If you are convicted of a crime, you may be required to pay compensation to the victim or be ordered to pay a fine, particularly if a victim was injured or suffered financial loses as a result of your actions. Here’s what you should know about victim restitution and criminal fines and how the two differ.
In crimes where there was a victim who suffered a loss (whether financial, psychological or physical in nature), the court will usually require the person convicted to pay restitution to the victim or the victim’s family as part of their probation. This compensation may include the cost of damaged property, medical bills, lost wages when the victim was unable to work, a victim’s rights attorney, funeral bills, etc. The full amount due for restitution will be determined in a hearing scheduled at the time of the original criminal sentencing.
Prior to the hearing, the prosecutor will speak with the victim regarding their compensation claims and then seek that amount at the hearing. If the prosecutor does not get a hold of the victim, the hearing will be taken off the calendar, but the victim still may come forward with a claim in the future and the defendant will still be responsible for the restitution at that point.
You can contest the amount of restitution claimed by the victim at the hearing, particularly if your defense lawyer has evidence showing the amount should not be so high.
Restitution and Insurance
Compensation will only be paid for expenses the victim was not compensated for through your insurance. So, for example, if a victim of a DUI accident had their vehicle repaired and your insurance covered the repairs, you would only be responsible for any restitution not covered by your insurance.
Victim Compensation in Domestic Violence Cases
If you have been convicted of domestic violence, you must be able to show that restitution payments are being made from your own finances and not through community property that belongs, even in part, to the injured party.
Plea Bargains and Victim Restitution
In many cases that end in plea bargains, the defendant’s attorney will negotiate to have some of the charges dropped. While you may not face any criminal penalties for these dropped charges, as part of the plea agreement, you may still have to pay restitution to the victim for them.
Enforcement of Victim Compensation
Restitution can be enforced by the prosecution or the victim. If someone fails to pay the full amount, the victim can hire a lawyer, go to a civil court and take steps to collect the restitution that was ordered by the criminal court. Once the criminal court orders an amount after a hearing, the defendant cannot dispute that amount if the victim only seeks to enforce the criminal restitution amount.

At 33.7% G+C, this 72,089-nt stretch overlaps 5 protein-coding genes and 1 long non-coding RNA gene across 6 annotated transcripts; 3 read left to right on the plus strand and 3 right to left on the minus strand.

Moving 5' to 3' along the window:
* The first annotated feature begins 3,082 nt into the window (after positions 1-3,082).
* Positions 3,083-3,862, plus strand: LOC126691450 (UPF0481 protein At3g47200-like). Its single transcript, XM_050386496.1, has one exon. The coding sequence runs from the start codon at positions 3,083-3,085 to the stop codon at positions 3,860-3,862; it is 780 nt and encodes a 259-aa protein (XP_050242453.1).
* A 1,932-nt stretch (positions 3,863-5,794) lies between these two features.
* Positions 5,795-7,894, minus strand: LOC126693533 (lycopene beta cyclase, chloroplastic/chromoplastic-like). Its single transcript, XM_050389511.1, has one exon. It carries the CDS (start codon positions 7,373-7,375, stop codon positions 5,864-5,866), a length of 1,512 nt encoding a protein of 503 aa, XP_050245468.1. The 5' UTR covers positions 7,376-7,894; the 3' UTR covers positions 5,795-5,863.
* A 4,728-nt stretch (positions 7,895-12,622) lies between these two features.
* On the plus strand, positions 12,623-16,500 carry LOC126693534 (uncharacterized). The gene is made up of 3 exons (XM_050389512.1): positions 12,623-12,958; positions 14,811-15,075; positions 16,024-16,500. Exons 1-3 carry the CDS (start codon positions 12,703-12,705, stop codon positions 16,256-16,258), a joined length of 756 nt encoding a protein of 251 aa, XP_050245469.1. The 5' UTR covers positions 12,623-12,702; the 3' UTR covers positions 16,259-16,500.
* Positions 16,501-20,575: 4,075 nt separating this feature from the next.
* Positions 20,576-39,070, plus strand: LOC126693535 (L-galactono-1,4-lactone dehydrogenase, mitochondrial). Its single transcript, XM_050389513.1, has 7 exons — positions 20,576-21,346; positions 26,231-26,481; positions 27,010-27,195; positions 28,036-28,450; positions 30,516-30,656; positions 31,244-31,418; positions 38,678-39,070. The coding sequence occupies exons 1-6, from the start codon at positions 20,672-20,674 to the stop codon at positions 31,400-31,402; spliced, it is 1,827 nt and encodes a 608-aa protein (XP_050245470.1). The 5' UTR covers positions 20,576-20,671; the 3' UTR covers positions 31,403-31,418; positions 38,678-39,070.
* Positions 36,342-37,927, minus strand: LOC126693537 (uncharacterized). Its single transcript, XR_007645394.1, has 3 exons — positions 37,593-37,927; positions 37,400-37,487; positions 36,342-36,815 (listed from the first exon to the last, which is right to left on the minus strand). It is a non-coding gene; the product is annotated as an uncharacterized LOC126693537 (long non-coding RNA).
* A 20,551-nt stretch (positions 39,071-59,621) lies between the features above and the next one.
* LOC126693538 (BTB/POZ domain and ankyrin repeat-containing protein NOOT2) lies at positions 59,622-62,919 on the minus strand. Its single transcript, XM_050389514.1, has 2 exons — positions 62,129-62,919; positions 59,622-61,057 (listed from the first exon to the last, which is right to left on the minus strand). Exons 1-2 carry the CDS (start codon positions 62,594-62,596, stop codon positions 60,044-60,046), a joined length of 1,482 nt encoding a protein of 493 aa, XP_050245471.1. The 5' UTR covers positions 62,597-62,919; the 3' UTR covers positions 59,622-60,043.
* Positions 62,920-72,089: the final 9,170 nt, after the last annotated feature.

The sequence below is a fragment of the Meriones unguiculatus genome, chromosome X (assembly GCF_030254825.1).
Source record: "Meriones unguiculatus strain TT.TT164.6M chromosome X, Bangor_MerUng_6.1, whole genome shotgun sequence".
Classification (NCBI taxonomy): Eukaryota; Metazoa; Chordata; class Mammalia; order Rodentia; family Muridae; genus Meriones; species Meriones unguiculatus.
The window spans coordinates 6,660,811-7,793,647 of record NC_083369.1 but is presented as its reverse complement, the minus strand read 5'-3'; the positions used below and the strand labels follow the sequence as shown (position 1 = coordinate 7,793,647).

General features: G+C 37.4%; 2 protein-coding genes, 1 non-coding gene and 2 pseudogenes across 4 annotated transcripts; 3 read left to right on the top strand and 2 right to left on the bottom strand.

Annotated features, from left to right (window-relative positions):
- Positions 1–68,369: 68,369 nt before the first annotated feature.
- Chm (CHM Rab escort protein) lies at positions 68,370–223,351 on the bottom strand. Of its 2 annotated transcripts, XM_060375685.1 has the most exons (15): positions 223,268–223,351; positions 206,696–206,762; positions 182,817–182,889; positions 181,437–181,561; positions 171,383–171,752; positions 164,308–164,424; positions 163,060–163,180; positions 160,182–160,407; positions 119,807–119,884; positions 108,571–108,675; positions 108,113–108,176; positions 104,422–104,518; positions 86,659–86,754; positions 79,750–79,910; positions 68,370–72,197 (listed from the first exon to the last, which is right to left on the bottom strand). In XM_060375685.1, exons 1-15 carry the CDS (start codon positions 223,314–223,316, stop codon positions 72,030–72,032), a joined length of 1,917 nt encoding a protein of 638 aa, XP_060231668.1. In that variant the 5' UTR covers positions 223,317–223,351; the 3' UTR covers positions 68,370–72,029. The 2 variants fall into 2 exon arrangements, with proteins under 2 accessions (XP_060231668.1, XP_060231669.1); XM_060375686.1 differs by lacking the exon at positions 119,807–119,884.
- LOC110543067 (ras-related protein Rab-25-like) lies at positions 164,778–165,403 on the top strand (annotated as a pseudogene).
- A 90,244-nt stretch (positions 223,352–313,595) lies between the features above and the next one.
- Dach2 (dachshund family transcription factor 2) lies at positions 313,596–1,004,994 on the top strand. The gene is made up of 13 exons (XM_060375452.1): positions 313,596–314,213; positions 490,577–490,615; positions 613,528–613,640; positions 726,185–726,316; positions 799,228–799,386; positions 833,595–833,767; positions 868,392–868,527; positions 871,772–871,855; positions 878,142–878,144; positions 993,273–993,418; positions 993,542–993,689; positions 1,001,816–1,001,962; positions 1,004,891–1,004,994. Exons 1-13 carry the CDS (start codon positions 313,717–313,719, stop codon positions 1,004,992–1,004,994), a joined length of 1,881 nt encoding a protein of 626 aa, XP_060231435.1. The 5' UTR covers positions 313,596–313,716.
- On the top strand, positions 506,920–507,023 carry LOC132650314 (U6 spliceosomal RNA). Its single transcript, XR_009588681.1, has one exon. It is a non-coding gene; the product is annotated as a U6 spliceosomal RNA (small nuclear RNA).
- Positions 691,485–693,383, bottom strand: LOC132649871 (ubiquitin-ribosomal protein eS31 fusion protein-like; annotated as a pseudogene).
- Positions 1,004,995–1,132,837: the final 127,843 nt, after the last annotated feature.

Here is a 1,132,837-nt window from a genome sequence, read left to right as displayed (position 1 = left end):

Most crimes carry mandatory fines or have a fine schedule a judge may choose to impose. The financial penalty is divided into many different programs, with some of the money going back into the court system, some going to correctional officer training, some going into police officer training, some going to the state’s Victim’s Compensation Fund and the rest going to a variety of other programs.
While judges sometimes have some discretion in how high they set the funds, in general, at least some portion of the amount they determine will go to each of those programs. It does not matter whether or not you actually victimized anyone through your crime (for example, if you were charged with the “victimless crime” of drug possession), money from your fine will still go to the California Victim’s Compensation Fund. This fund is a state-sponsored program that provides assistance to victims of violent crimes and their families so they can cover things such as medical and funeral expenses. The Victim’s Fund is separate from restitution and you may be ordered to pay both as part of your sentence.
Probation and Victim Restitution/Court Fines
Because restitution can be expensive, it is often divided into multiple payments that must be made throughout the length of your probation. If you are ordered to pay restitution to the victim and/or fines as part of your probation agreement, you must pay these in full in order to complete the probation or risk violating your probation.
It is worth noting that you will not be violating your probation if you genuinely cannot afford to pay the restitution. If you cannot pay, the court will hold an ability to pay hearing and then your payment plan may be adjusted accordingly, which may result in your probation period being extended or your court fines being reduced.
If you have any questions about victim restitution, court fines or the Victim’s Compensation Fund and how these might affect your criminal case, please call (760) 643-4050 or (858) 486-3024 to speak with attorney Peter M. Liss.